PTC's Imker wants details on cart path plans
At Peachtree City’s last budget meeting a few weeks ago, City Councilman Eric Imker inquired about the details of how the city will spend its projected funds next year for golf cart path maintenance
At Peachtree City’s last budget meeting a few weeks ago, City Councilman Eric Imker inquired about the details of how the city will spend its projected funds next year for golf cart path maintenance.
Imker expects to get a full accounting at the July 8 budget meeting of which cart paths are targeted for repaving or other maintenance. He also wants a priority listing of new cart paths that the city has not yet constructed.
In an interview Wednesday, Imker said he might like to take some of the money for path maintenance and divert it to funding for construction of new paths.
“I want to understand if we’re doing too much maintenance and not doing enough additional cart paths where maybe two or three thousand people could use a new 500 or 1,000 feet of cart path,” Imker said.
Doing so might mean dropping one path off the repaving or significant maintenance list for the 2010-2011 budget year, but it might be worth it, Imker said.
Those decisions previously have been left up to the public works director and/or the city manager, but Imker thinks they should be decided by the City Council.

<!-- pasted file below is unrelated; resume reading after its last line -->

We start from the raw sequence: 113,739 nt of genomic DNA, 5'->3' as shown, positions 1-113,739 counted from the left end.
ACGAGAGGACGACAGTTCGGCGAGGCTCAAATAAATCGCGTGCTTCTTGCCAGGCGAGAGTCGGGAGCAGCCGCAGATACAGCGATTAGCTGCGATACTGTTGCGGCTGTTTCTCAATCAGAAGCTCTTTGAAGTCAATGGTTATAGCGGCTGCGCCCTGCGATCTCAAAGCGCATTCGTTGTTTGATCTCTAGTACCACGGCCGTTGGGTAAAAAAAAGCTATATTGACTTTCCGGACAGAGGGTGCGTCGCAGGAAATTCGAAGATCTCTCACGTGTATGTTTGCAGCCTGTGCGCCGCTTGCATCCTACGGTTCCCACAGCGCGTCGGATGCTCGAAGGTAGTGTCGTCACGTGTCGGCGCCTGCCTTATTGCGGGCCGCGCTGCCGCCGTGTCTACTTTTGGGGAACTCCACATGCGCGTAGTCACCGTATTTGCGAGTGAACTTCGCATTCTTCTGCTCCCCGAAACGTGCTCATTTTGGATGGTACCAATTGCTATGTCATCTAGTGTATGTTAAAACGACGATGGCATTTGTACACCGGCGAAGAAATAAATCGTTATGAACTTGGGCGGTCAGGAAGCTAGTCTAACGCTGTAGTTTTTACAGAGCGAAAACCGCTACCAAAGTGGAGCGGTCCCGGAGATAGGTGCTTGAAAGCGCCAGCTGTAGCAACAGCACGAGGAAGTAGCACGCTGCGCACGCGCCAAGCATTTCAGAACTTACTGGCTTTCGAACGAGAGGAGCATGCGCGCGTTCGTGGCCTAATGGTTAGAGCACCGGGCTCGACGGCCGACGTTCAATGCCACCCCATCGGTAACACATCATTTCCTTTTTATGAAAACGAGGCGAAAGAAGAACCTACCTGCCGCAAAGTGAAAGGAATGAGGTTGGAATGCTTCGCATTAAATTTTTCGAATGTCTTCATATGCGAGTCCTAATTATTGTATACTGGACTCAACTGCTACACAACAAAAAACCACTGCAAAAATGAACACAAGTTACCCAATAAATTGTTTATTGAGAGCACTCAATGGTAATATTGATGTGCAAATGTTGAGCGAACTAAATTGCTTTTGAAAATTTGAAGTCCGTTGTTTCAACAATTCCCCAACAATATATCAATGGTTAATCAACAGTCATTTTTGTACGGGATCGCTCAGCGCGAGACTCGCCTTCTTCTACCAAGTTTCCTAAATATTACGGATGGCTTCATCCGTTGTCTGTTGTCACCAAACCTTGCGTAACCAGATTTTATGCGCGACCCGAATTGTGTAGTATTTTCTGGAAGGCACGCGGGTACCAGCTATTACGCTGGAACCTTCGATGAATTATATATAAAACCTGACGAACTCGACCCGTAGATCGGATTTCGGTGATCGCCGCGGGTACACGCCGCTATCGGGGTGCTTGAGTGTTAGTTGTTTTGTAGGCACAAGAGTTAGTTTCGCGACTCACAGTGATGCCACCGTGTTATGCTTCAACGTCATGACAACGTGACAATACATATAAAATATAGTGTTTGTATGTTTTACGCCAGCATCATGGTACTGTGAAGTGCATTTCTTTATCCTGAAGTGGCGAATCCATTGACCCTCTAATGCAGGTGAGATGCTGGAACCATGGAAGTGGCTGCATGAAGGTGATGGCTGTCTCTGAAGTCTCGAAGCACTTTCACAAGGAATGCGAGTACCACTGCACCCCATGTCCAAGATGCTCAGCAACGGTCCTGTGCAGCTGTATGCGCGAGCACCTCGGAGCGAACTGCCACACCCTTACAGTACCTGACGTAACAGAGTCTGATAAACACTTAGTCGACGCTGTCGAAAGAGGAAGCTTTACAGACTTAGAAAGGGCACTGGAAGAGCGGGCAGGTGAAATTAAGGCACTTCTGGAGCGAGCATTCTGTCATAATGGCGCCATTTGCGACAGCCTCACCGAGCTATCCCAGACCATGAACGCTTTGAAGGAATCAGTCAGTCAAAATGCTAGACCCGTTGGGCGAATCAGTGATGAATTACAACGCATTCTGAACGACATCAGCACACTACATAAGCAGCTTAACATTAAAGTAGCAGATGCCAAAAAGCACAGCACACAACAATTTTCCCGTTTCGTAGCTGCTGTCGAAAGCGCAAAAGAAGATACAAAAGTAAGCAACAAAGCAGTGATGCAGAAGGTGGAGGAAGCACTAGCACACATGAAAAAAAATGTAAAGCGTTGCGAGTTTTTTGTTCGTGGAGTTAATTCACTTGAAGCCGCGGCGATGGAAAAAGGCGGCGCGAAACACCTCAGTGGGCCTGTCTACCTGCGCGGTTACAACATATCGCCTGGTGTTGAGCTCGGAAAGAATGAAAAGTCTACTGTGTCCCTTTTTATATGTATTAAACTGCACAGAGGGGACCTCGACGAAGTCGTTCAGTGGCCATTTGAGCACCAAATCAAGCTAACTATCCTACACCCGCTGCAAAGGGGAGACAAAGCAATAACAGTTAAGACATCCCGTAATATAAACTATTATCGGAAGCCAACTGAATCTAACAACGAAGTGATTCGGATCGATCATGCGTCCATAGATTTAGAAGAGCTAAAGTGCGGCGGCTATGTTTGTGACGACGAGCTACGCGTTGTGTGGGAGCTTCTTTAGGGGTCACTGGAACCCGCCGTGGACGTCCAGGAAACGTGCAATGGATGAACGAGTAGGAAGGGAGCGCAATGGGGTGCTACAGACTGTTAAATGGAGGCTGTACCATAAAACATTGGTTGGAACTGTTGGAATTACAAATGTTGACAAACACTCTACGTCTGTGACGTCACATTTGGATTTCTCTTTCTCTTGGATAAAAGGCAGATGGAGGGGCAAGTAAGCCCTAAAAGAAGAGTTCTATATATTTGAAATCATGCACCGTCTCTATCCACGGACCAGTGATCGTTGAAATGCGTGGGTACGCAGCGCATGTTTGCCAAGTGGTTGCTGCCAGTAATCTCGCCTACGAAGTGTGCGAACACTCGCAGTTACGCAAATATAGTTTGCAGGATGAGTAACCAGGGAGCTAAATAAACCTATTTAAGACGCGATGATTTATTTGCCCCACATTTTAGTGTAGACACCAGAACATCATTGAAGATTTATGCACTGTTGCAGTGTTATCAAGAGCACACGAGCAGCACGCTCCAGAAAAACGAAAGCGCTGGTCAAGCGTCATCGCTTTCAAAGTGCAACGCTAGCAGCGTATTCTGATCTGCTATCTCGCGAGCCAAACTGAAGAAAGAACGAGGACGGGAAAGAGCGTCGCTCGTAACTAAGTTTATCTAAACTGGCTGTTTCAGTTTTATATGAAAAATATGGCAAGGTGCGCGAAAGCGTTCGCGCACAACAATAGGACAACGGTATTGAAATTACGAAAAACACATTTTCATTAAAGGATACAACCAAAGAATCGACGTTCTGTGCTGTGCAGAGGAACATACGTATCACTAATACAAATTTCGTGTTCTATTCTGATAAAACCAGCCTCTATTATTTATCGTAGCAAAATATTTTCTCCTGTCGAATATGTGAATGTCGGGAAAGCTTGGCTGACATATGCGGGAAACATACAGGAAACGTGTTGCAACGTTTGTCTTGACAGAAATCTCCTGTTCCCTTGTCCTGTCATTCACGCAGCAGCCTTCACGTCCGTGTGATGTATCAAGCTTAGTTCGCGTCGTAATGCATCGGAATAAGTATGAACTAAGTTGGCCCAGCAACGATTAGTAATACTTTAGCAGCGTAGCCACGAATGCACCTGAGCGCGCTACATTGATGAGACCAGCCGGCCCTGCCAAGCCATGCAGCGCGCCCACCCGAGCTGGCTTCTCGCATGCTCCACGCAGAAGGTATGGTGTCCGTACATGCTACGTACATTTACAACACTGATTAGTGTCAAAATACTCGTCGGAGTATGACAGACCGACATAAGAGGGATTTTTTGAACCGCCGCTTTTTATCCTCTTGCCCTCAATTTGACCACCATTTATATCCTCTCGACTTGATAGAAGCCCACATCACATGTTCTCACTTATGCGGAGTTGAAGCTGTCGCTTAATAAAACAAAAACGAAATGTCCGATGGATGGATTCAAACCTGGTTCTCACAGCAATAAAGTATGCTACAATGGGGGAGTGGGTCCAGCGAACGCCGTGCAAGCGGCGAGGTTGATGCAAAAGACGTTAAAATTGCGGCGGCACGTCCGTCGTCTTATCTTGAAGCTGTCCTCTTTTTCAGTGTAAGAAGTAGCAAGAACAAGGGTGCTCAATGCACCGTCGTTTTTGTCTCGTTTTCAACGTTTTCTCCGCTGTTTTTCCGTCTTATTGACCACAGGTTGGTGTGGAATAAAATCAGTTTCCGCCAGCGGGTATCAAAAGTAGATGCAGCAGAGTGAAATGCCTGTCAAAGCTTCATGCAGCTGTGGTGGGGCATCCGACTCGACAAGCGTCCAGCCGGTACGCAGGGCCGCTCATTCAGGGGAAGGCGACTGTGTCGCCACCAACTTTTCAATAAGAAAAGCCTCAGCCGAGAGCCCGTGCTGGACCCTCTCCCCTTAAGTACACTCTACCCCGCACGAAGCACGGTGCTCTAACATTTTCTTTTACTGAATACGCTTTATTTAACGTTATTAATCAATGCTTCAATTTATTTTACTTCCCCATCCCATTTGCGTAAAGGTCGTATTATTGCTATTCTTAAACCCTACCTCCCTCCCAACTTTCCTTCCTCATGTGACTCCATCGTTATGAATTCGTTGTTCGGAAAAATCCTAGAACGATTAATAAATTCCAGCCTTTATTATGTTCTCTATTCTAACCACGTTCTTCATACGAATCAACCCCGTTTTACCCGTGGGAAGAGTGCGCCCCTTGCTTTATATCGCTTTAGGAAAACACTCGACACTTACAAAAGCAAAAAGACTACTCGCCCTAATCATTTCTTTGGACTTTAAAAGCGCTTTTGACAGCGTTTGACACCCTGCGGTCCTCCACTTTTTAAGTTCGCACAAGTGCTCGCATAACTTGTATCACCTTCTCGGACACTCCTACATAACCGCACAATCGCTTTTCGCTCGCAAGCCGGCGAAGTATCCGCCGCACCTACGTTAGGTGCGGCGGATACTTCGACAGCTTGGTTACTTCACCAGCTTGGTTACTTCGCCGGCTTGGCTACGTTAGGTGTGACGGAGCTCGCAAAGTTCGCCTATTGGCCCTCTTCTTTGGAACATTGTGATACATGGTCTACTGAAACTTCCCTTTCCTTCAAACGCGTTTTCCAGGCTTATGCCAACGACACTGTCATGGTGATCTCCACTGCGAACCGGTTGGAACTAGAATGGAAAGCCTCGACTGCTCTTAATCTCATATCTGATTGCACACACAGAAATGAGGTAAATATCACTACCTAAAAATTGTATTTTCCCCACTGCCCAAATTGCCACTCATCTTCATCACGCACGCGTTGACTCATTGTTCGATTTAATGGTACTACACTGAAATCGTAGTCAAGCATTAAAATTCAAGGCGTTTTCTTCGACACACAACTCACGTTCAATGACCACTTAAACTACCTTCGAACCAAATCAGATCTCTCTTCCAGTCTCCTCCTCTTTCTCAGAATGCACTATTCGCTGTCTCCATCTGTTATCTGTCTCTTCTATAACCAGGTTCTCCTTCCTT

“I want to understand what’s being left off the list and why,” Imker said.
Staff in recent years have said the city has cut out funding for all new cart paths in an effort to save money, spending its cart path funds only on repaving and maintenance of existing paths.
“What we’re missing is the next cart path we need to build may cost $20,000,” Imker said, noting that it might require dropping off the maintenance on a path that is on the borderline in terms of whether it needs work or not. “
A group of Georgia Tech students is compiling some suggested path additions that would create shorter trips on the paths particularly to and from the city’s shopping centers in an effort to encourage more path use. Those students developed that concept as part of a study on how to improve the city’s village centers.